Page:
Relationship to the Highway Safety Manual

The Crash Modification Factors Clearinghouse is just one of the tools and resources available to help transportation professionals make safety decisions. The Highway Safety Manual (HSM), released in 2010, provides practitioners with the best factual information and tools to facilitate roadway design and operational decisions based on explicit consideration of their safety consequences. One of these tools is the inclusion of crash modification factors, which can be used to support an agency's roadway safety management process or as input to the safety prediction methods.

While the HSM provides only the best available research-based CMFs, the CMF Clearinghouse is a comprehensive listing of available CMFs. The CMF Clearinghouse includes all of the CMFs listed in the HSM. Using the Advanced Search feature of the website, users are able to view and search for CMFs included in the HSM.

Both the HSM and the CMF Clearinghouse conducted a review process of CMFs and assigned a "confidence" in the CMF based on the quality of the study that produced it. The HSM review process applies an adjustment factor to the study's CMF (to correct for regression-to-the-mean and traffic volume bias) and a method correction factor to the study's standard error (to correct for the study design and method selected, sample size, confounding factors, and other study characteristic documented during the critical review of each study documentation). The adjusted CMFs and standard errors are assigned the bold and italic notations based on ranges of the adjusted standard error. The HSM assigns asterisk (*) or caret (^) notations based on the confidence interval created by the CMF ± two times the standard error, and when this interval includes CMF value of 1.0.

The CMF Clearinghouse review process rates the CMF according to five categories — study design, sample size, standard error, potential biases, and data source — and judged the CMF according to its performance in each category. It assigns a star rating (one through five) based on the cumulative performance in the five categories. It differs from the HSM process in that it does not attempt to adjust the standard error, but similarly to the HSM it explicitly considers criteria such as data source, which examines whether a study used data from just one locality or from multiple locations across the state or nation, among others.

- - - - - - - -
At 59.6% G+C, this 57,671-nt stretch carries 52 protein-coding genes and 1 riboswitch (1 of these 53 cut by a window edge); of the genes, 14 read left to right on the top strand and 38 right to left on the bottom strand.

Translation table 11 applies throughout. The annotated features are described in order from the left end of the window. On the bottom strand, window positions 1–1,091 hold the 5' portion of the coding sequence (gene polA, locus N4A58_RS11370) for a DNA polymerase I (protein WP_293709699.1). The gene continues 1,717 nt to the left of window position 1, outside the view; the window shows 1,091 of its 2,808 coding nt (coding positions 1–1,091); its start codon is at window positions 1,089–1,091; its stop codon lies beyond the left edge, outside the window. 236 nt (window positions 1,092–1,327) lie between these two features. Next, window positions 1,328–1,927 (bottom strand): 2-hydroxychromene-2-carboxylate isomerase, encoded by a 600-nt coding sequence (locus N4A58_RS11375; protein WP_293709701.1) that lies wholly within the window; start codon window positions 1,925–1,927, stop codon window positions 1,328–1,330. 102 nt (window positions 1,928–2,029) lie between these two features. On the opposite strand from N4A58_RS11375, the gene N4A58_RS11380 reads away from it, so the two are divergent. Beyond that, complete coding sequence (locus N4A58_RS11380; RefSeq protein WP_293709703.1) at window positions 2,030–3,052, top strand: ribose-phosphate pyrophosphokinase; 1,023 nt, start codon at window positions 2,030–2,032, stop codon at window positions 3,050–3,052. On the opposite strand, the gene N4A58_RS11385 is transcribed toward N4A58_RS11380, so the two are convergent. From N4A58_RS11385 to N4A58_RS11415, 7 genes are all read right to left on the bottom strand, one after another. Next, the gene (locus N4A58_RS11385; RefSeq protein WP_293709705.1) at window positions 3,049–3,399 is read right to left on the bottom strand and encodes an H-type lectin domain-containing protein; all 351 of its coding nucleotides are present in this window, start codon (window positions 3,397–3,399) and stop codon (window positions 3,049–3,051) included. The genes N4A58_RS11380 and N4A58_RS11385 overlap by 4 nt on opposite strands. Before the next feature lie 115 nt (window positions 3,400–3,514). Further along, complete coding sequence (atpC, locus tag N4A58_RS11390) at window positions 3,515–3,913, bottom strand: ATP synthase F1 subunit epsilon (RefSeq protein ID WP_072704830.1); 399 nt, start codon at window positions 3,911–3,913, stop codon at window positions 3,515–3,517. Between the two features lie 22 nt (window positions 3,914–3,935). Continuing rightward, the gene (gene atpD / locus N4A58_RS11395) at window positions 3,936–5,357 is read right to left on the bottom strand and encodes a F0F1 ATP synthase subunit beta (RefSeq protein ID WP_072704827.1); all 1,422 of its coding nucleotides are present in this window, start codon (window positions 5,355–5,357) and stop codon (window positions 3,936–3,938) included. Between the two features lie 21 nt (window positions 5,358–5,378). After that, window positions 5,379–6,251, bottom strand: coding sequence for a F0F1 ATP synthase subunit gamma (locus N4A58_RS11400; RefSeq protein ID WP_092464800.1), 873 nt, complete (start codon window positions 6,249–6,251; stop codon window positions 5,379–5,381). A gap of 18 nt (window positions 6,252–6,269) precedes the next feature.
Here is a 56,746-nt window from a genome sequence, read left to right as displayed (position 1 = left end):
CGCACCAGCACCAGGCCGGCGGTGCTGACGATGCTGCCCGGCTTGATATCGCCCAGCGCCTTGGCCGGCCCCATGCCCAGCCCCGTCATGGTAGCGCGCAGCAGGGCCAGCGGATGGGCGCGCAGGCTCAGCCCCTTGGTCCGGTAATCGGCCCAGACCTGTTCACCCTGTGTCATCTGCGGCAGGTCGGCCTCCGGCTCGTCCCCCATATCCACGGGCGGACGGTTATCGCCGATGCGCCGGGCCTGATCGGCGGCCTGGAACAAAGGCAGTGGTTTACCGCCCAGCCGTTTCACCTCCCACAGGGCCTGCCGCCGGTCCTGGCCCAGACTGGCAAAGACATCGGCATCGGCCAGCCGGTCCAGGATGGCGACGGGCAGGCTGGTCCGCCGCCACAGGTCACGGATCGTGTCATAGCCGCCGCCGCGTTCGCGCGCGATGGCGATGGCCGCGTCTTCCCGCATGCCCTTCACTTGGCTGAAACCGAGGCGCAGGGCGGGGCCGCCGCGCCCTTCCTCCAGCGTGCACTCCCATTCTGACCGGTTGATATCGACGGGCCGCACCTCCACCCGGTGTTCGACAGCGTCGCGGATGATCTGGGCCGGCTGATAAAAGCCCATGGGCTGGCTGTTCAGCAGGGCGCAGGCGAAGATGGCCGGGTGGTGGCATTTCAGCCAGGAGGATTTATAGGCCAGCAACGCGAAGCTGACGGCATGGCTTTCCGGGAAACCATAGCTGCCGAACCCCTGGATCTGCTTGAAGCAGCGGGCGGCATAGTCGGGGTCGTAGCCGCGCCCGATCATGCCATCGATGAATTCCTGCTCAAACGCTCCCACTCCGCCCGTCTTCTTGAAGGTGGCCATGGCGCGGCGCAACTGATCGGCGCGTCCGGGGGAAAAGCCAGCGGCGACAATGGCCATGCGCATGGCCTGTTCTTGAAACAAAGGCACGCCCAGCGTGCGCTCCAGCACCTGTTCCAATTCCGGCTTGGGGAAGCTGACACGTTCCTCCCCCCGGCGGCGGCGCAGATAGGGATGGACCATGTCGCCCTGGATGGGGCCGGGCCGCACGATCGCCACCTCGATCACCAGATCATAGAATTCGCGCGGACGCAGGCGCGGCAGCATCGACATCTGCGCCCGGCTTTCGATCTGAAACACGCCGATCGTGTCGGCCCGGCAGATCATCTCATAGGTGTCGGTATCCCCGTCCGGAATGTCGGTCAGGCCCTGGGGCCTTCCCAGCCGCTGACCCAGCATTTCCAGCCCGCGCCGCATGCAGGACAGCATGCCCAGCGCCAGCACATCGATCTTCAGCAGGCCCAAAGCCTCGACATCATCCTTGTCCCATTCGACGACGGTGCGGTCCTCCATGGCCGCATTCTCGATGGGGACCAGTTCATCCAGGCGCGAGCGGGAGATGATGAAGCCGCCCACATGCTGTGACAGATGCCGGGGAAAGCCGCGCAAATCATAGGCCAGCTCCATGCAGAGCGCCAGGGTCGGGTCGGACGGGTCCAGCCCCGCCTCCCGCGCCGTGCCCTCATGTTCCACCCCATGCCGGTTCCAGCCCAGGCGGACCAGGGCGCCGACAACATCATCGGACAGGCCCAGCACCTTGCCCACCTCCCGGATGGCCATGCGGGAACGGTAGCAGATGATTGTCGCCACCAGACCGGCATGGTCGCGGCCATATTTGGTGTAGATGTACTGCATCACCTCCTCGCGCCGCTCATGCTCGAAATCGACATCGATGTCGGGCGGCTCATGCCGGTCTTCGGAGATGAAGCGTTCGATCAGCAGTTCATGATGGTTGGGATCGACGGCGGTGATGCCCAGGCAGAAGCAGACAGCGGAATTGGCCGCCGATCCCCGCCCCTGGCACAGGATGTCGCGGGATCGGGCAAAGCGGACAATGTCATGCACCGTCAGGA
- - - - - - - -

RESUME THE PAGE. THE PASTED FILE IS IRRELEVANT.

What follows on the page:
Complementing the CMF Clearinghouse, the HSM is an effective resource that can be used to quantify and predict the safety performance of the variety of elements considered in road planning, design, maintenance, construction, and operation. Features of the HSM include:

For more information, please visit http://www.highwaysafetymanual.org/

How CMF Clearinghouse assigned star ratings to HSM CMFs

The CMF Clearinghouse team assigned star ratings to CMFs from the Highway Safety Manual (HSM) using the adjusted standard error (ASE) that is listed in the HSM and HSM Knowledge Document. The ASE is a value that was determined by the HSM reviewers by multiplying the standard error reported in the study by a Method Correction Factor (MCF), which is a value that is lower for studies of good quality and higher for studies that have quality or bias issues. The resulting ASE is the value used by the HSM to indicate the quality or reliability of a CMF.

The CMF Clearinghouse method of assigning star ratings also took into account whether the CMF was significant within a 95% confidence interval. A CMF was established to be significant if the confidence interval did not include 1.0. As shown in the table below, star ratings were assigned to HSM CMFs based on the value of the ASE and whether the CMF was significant.

Adjusted Standard Error Significant?
(95% conf)
Star Rating
0 – 0.05 Yes 5
0.05 – 0.2 Yes 4
0.2 – 0.4 Yes 3
> 0.4 Yes 2
0 – 0.4 No 3
0.4 – 0.5 No 2
> 0.5 No 1

The information contained in the Crash Modification Factors (CMF) Clearinghouse is disseminated under the sponsorship of the U.S. Department of Transportation in the interest of information exchange. The U.S. Government assumes no liability for the use of the information contained in the CMF Clearinghouse. The information contained in the CMF Clearinghouse does not constitute a standard, specification, or regulation, nor is it a substitute for sound engineering judgment.